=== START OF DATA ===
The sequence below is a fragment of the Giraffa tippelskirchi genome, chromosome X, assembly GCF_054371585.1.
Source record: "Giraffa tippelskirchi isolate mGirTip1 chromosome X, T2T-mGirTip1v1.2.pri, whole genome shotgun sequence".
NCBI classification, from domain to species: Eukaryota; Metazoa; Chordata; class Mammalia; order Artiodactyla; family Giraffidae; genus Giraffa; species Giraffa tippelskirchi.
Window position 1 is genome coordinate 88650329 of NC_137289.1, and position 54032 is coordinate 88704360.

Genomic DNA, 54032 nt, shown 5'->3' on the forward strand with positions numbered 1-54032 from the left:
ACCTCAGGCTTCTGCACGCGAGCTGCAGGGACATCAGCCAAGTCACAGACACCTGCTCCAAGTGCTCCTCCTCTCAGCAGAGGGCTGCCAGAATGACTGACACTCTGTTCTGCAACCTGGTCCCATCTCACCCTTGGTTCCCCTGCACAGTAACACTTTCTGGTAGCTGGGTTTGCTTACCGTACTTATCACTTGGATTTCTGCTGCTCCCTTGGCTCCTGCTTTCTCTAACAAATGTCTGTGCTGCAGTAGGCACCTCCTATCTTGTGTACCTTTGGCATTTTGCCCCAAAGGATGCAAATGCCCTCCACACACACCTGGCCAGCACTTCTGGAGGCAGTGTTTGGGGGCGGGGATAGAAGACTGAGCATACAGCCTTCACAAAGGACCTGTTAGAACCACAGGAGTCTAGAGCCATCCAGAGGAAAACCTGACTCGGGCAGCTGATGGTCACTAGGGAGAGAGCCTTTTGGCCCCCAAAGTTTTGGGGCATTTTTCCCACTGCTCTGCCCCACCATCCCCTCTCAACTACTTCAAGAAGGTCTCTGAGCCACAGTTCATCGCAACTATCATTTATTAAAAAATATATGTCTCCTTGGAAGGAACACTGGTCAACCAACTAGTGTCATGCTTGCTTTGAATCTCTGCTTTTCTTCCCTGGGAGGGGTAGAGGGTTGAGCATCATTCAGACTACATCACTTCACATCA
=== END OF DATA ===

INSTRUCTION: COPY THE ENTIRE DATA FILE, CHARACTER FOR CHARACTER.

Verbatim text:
The sequence below is a fragment of the Giraffa tippelskirchi genome, chromosome X, assembly GCF_054371585.1.
Source record: "Giraffa tippelskirchi isolate mGirTip1 chromosome X, T2T-mGirTip1v1.2.pri, whole genome shotgun sequence".
NCBI classification, from domain to species: Eukaryota; Metazoa; Chordata; class Mammalia; order Artiodactyla; family Giraffidae; genus Giraffa; species Giraffa tippelskirchi.
Window position 1 is genome coordinate 88650329 of NC_137289.1, and position 54032 is coordinate 88704360.

Genomic DNA, 54032 nt, shown 5'->3' on the forward strand with positions numbered 1-54032 from the left:
ACCTCAGGCTTCTGCACGCGAGCTGCAGGGACATCAGCCAAGTCACAGACACCTGCTCCAAGTGCTCCTCCTCTCAGCAGAGGGCTGCCAGAATGACTGACACTCTGTTCTGCAACCTGGTCCCATCTCACCCTTGGTTCCCCTGCACAGTAACACTTTCTGGTAGCTGGGTTTGCTTACCGTACTTATCACTTGGATTTCTGCTGCTCCCTTGGCTCCTGCTTTCTCTAACAAATGTCTGTGCTGCAGTAGGCACCTCCTATCTTGTGTACCTTTGGCATTTTGCCCCAAAGGATGCAAATGCCCTCCACACACACCTGGCCAGCACTTCTGGAGGCAGTGTTTGGGGGCGGGGATAGAAGACTGAGCATACAGCCTTCACAAAGGACCTGTTAGAACCACAGGAGTCTAGAGCCATCCAGAGGAAAACCTGACTCGGGCAGCTGATGGTCACTAGGGAGAGAGCCTTTTGGCCCCCAAAGTTTTGGGGCATTTTTCCCACTGCTCTGCCCCACCATCCCCTCTCAACTACTTCAAGAAGGTCTCTGAGCCACAGTTCATCGCAACTATCATTTATTAAAAAATATATGTCTCCTTGGAAGGAACACTGGTCAACCAACTAGTGTCATGCTTGCTTTGAATCTCTGCTTTTCTTCCCTGGGAGGGGTAGAGGGTTGAGCATCATTCAGACTACATCACTTCACATCA